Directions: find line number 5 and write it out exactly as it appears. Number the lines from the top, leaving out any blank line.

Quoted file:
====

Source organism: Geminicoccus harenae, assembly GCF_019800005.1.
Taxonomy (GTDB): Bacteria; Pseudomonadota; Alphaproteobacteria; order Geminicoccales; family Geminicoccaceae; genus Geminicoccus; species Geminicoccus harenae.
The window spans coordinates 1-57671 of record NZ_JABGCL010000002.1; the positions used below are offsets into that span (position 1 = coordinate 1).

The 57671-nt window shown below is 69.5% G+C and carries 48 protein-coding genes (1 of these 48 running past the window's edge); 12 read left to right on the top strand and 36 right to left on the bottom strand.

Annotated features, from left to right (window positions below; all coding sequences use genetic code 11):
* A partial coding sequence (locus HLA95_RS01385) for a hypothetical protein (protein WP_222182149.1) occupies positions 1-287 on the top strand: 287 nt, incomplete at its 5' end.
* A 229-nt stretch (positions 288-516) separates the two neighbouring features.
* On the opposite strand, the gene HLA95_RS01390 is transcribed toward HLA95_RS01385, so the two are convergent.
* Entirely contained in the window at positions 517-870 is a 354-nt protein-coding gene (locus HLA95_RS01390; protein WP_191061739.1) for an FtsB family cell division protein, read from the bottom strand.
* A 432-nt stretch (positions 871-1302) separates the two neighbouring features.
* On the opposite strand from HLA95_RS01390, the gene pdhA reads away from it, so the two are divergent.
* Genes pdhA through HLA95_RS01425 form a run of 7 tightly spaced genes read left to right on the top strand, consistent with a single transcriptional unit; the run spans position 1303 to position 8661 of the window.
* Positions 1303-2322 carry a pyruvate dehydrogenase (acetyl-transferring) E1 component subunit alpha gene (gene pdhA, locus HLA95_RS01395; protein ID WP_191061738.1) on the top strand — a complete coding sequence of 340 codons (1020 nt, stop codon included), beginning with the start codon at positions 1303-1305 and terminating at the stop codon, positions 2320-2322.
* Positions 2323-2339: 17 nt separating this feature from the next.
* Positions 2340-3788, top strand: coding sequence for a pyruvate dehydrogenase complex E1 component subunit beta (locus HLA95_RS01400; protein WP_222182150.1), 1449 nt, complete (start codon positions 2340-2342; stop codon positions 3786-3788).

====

Annotated features, from left to right (window positions below; all coding sequences use genetic code 11):